Third-party delivery apps can't charge Minneapolis restaurants more than 15% commission on orders thanks to an emergency regulation signed Monday by Mayor Jacob Frey.
The cap on fees will help restaurants that have turned to takeout and delivery to survive while Minnesota dining rooms remain closed because of the coronavirus. The regulation goes into effect Wednesday.
"Our restaurants have stepped up to continue serving their communities while safeguarding the health of their employees and customers," Frey said in a statement. "We need to provide every ounce of available support to them. Our restaurants are cultural institutions throughout Minneapolis, and this is urgently needed relief at a critical time."
While restaurants increasingly rely on apps to facilitate ordering and delivery, such as GrubHub and Postmates, fees to use those platforms have become a sticking point. Some restaurants have paid the services up to 40% of a purchase. But avoiding the apps means missing out on business. And taking delivery in-house isn't an option for many of the restaurants, which are operating with skeleton crews.
Delivery accounts for 70% of sales at Pho Mai in Dinkytown, which is on several apps.
"Do we like it? No. But without it I wouldn't be able to pay my rent," said owner Michael Bui.
Bui hands over up to 30% of each order to the apps, sometimes more when he runs a promotion, such as free delivery for new customers. (Under the new regulation, restaurants can agree to pay the platforms more for add-ons such as advertising.)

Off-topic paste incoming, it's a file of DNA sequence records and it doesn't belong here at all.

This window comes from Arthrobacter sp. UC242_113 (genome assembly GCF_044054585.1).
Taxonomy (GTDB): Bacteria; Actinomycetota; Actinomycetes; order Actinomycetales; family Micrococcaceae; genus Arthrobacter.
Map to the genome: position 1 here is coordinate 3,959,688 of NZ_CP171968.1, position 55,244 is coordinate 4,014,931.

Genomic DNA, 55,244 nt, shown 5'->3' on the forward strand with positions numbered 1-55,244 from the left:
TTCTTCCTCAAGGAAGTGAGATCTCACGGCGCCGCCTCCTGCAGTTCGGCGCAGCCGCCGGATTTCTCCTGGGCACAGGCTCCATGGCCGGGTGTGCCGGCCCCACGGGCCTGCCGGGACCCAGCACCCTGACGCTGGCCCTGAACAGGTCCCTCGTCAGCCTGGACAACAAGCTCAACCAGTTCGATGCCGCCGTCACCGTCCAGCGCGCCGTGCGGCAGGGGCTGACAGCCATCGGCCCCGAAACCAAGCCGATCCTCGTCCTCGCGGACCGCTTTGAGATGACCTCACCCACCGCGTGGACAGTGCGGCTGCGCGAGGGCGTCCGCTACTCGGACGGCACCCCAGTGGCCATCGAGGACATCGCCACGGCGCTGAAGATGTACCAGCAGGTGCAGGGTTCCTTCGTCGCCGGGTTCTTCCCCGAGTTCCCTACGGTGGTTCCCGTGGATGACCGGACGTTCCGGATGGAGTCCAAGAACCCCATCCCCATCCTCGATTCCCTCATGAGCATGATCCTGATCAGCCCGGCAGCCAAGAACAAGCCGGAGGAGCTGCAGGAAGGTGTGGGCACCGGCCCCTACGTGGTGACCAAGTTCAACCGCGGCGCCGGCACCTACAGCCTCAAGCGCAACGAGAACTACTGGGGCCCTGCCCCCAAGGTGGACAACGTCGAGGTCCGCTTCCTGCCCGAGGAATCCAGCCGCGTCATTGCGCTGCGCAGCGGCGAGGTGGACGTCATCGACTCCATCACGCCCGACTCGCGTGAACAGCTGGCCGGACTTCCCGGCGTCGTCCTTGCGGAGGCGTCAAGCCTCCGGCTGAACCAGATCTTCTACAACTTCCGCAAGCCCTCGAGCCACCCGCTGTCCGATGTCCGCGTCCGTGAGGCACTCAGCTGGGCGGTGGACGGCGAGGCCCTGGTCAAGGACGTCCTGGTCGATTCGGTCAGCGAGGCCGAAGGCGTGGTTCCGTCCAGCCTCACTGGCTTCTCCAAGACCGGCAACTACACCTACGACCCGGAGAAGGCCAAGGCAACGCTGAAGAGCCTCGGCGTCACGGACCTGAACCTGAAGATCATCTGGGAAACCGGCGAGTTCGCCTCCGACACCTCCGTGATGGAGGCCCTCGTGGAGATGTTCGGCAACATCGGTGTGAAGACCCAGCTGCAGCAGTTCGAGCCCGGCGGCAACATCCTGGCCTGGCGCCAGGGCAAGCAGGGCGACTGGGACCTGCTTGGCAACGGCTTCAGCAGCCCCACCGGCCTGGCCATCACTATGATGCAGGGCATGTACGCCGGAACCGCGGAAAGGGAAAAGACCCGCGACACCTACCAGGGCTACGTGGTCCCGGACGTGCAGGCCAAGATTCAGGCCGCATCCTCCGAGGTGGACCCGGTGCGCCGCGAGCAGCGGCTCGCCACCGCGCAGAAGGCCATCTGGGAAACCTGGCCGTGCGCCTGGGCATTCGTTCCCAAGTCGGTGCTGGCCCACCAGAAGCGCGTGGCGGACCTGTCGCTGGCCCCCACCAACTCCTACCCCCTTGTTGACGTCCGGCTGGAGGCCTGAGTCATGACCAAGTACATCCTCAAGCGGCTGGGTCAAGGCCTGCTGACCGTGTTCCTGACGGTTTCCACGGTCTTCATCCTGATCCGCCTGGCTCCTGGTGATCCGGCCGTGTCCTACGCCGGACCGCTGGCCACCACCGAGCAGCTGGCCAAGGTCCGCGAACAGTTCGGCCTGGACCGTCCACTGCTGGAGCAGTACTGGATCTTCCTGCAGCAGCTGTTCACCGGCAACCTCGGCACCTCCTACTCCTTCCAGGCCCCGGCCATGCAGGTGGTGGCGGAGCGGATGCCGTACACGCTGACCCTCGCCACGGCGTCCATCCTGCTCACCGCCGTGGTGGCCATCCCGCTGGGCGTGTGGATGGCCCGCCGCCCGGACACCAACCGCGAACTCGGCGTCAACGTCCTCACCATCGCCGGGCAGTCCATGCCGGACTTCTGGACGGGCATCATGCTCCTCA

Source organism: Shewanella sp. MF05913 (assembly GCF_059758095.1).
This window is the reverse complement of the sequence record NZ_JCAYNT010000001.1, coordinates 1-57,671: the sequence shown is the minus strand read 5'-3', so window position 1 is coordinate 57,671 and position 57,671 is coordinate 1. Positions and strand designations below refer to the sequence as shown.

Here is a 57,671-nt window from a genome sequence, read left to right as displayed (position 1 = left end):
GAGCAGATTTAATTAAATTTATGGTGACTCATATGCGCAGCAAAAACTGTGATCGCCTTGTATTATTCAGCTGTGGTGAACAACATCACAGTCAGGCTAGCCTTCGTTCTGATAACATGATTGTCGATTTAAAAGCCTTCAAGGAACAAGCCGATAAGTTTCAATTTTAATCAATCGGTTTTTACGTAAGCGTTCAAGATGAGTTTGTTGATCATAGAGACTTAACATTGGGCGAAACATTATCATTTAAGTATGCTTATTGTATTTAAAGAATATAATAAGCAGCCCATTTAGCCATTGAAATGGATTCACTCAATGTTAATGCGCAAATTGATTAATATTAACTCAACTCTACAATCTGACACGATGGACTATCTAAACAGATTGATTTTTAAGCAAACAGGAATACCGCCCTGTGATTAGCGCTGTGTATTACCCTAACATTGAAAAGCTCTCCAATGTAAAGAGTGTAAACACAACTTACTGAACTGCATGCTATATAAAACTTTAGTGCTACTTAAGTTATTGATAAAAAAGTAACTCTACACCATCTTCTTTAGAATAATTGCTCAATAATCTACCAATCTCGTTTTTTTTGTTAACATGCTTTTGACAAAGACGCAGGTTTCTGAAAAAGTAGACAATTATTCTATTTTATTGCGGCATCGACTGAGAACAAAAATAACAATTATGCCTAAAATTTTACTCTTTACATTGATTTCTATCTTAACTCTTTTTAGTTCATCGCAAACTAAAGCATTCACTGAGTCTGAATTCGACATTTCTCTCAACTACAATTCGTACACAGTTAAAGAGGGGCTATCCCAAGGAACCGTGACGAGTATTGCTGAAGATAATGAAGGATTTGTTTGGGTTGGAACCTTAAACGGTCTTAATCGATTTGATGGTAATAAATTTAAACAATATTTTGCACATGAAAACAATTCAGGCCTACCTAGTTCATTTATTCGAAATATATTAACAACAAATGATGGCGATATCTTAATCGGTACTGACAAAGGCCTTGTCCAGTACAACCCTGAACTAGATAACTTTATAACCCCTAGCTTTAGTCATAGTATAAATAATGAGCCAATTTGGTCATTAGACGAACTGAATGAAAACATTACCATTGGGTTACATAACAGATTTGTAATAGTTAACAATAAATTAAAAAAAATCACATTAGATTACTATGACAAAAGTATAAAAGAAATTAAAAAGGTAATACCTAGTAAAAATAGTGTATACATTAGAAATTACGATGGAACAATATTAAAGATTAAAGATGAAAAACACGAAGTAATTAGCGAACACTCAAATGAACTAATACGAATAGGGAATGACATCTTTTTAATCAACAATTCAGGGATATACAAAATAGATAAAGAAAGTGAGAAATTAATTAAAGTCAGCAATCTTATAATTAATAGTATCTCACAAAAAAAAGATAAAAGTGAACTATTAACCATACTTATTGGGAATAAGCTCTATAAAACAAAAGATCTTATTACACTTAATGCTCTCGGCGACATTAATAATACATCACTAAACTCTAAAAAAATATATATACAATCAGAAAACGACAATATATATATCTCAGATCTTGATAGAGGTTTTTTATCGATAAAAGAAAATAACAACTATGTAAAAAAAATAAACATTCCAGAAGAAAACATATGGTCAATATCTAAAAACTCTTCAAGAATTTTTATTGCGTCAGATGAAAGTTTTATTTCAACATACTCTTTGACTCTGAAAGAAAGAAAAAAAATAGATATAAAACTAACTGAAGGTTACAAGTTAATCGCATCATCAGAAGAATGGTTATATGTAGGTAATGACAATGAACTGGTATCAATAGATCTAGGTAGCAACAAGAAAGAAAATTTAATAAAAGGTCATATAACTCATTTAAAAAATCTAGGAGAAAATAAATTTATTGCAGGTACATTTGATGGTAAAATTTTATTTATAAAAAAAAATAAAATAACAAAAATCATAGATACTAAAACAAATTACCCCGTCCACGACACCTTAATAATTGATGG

"I'm fortunate to make enough not to lose money, but at the same time, we didn't open a restaurant to break even," Bui said.
Before the pandemic, Craft & Crew restaurants, which owns the Howe Daily Kitchen & Bar and Stanley's Northeast Bar Room in Minneapolis, used the apps sparingly. Now, they're a large part of the business, said Luke Derheim, Craft & Crew's director of operations.
"It's unbelievable the amount of fees that they charge, and the lack of service, in our opinion, for what the customer receives," said Derheim, who is "thrilled" with the new regulation.
Customers will see a more detailed receipt with every order that breaks down exactly where their fees are going and how gratuities are distributed between the restaurant and the delivery driver. (Drivers' compensation and gratuities cannot be reduced to make up the difference in commission for the apps.)
Minneapolis is the first Minnesota city to place a cap on delivery fees. Restaurant owners in other cities say they want to see the same thing happen there.
Beth Judeh, who owns Shish and Grand Catch in St. Paul, says she and other business owners have been appealing to Mayor Melvin Carter for relief from the fees that have sapped all profit from online orders.
"The impact is huge," she said.